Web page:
Propranolol therapy is changing the treatment paradigm for infantile hemangioma. This study addresses the effect of propranolol therapy on the treatment of nasal infantile hemangioma (NIH), an area that often does not respond to medical therapy.
To determine if propranolol treatment is associated with fewer invasive treatments for NIH.
Design, Setting, and Participants
Retrospective cohort study conducted within a single pediatric institution’s multidisciplinary vascular anomaly program for patients with NIH treated between January 1, 2003, and December 31, 2011. Three NIH cohorts were compared: prepropranolol (20 in group 1; 2003-2009), propranolol (25 in group 2; 2009-2011), and nonpropranolol (13 in group 3; 2009-2011) treatment.
Analysis of systemic medical, laser, or surgical therapies for NIH.
Main Outcomes and Measures
The study plan was created to detect a change in invasive therapy for NIH. Data collected included presenting age, sex, affected nasal subunits, infantile hemangioma morphologic characteristics, treatment type and number, and primary treating service. An NIH grading system, based on nasal subunit involvement, helped quantify treatment change. Descriptive statistics summarized data, and a Cox proportional hazards regression model evaluated propranolol use and the likelihood of invasive treatments (surgical excision or laser).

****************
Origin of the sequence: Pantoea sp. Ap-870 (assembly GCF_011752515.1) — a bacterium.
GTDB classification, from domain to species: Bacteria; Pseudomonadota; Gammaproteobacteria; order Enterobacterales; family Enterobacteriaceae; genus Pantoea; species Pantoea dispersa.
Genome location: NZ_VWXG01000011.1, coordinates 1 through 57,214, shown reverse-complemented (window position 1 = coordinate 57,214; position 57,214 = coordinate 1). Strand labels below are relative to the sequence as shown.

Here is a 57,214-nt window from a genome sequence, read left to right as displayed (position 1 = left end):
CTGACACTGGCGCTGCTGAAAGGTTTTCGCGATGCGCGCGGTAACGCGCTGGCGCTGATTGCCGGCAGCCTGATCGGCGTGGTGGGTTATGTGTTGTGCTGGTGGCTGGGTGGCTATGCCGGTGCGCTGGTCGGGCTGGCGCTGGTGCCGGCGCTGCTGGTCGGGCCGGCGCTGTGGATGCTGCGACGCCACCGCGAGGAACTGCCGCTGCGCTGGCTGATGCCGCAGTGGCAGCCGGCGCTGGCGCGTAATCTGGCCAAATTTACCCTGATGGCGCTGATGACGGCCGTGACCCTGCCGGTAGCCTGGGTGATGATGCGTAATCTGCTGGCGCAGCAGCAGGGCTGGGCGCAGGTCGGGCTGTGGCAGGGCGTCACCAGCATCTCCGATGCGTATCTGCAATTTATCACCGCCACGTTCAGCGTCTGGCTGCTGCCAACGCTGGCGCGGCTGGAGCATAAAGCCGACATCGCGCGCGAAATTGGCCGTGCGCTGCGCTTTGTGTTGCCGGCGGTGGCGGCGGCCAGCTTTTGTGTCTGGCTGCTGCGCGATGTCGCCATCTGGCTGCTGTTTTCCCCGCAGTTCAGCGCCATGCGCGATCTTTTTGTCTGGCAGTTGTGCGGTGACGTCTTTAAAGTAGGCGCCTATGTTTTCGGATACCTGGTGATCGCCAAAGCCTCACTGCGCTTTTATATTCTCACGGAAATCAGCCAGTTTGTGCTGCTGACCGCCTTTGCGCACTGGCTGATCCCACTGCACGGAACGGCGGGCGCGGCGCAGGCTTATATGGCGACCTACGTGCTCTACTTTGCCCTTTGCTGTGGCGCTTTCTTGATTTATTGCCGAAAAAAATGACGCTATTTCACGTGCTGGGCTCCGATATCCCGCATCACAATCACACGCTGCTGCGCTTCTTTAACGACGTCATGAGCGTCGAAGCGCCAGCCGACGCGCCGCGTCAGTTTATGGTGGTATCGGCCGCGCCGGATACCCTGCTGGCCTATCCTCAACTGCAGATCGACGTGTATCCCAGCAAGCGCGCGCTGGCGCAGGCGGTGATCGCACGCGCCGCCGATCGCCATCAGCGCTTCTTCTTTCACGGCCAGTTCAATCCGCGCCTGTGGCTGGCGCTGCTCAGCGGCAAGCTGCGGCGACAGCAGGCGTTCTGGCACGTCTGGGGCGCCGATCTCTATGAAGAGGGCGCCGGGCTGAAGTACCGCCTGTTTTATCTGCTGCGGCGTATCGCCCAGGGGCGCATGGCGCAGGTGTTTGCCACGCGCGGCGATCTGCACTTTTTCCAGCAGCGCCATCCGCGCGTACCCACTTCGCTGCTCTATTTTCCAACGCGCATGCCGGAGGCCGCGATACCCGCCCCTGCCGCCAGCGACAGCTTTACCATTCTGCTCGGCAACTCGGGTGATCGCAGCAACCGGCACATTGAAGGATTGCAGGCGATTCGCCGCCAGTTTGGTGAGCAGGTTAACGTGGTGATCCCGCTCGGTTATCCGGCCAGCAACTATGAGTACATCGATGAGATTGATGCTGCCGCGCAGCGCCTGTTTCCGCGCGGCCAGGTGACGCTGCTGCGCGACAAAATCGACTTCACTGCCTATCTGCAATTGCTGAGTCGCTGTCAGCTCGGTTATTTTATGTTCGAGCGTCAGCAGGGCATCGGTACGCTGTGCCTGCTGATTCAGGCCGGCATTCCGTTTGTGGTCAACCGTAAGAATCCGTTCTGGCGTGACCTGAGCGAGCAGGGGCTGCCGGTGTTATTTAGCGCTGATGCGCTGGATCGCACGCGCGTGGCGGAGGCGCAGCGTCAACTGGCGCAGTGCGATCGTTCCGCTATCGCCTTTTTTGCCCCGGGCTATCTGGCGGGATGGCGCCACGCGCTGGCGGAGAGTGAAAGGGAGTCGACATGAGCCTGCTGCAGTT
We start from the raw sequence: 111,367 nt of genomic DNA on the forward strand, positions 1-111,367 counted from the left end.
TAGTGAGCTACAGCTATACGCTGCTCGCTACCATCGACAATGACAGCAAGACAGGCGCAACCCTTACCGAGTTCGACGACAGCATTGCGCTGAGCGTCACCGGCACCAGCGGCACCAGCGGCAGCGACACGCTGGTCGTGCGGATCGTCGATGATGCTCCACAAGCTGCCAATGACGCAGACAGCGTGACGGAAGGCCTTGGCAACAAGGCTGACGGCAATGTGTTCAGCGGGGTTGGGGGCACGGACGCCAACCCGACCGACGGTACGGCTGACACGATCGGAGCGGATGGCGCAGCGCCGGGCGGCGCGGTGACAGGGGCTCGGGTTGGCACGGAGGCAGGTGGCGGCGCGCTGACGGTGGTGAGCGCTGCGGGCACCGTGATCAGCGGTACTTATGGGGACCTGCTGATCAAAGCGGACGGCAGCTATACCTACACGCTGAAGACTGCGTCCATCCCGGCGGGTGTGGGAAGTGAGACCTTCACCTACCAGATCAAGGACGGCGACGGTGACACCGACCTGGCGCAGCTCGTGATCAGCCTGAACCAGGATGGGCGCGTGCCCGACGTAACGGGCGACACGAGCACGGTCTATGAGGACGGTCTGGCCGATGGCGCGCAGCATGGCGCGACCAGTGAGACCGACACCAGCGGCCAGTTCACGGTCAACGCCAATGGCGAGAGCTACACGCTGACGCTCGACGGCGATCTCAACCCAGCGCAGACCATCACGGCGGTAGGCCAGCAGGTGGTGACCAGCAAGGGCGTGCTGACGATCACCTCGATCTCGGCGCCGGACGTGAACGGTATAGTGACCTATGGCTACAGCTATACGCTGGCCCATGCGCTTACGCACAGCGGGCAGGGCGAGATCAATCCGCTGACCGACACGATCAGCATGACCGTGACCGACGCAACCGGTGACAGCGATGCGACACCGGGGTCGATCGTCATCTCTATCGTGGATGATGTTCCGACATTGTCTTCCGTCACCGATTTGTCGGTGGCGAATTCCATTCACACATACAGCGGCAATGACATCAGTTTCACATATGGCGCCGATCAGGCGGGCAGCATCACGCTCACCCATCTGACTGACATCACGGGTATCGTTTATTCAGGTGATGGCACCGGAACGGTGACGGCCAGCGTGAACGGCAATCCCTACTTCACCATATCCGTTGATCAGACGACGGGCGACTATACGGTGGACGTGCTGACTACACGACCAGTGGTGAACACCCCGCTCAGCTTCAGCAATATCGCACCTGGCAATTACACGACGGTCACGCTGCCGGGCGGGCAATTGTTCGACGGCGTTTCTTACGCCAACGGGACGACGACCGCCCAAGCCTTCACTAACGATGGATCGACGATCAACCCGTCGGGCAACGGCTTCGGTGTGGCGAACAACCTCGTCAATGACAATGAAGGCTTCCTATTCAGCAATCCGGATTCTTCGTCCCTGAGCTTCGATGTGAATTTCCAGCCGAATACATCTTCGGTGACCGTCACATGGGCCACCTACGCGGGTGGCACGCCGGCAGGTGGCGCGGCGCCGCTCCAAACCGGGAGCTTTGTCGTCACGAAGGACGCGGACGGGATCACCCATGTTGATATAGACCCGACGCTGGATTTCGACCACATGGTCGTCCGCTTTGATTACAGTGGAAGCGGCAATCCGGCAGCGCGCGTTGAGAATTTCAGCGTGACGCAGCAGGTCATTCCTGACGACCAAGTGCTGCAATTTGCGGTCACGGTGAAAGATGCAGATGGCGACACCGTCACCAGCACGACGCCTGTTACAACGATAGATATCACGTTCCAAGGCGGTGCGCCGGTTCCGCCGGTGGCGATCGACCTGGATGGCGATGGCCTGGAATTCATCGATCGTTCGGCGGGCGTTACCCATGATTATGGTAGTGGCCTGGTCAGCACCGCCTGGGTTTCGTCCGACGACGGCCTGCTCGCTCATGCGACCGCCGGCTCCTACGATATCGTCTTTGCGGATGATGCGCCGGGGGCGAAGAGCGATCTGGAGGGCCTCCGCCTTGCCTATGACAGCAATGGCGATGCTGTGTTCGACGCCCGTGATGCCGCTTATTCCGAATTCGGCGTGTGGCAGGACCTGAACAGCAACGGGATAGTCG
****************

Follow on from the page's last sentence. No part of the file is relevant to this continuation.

Of the 95 patients identified, 58 met inclusion criteria: 20 in group 1 (mean age, 4.8 months), 25 in group 2 (mean age, 4.9 months), and 13 in group 3 (mean age, 4.9 months). Nasal infantile hemangiomas involved the nasal tip subunit in 33 of 58 patients (56.9%). Eight of 13 patients (61.5%) in group 3 frequently had small NIH (grade 1). Patients in group 2 were less likely to undergo any invasive treatments (relative risk, 0.44; 95% CI, 0.27-0.73), have surgical excision only (0.45; 0.15-1.38), or undergo laser treatment only (0.44; 0.27-0.78) compared with those in group 1. Patients with higher-grade NIH had more medical or invasive therapy, but invasive procedures were carried out in each subgroup defined by grade.
Conclusions and Relevance
Patients with isolated propranolol-treated NIH were less likely to undergo invasive treatment, but despite its implementation, the need for invasive treatment was not totally supplanted by its use.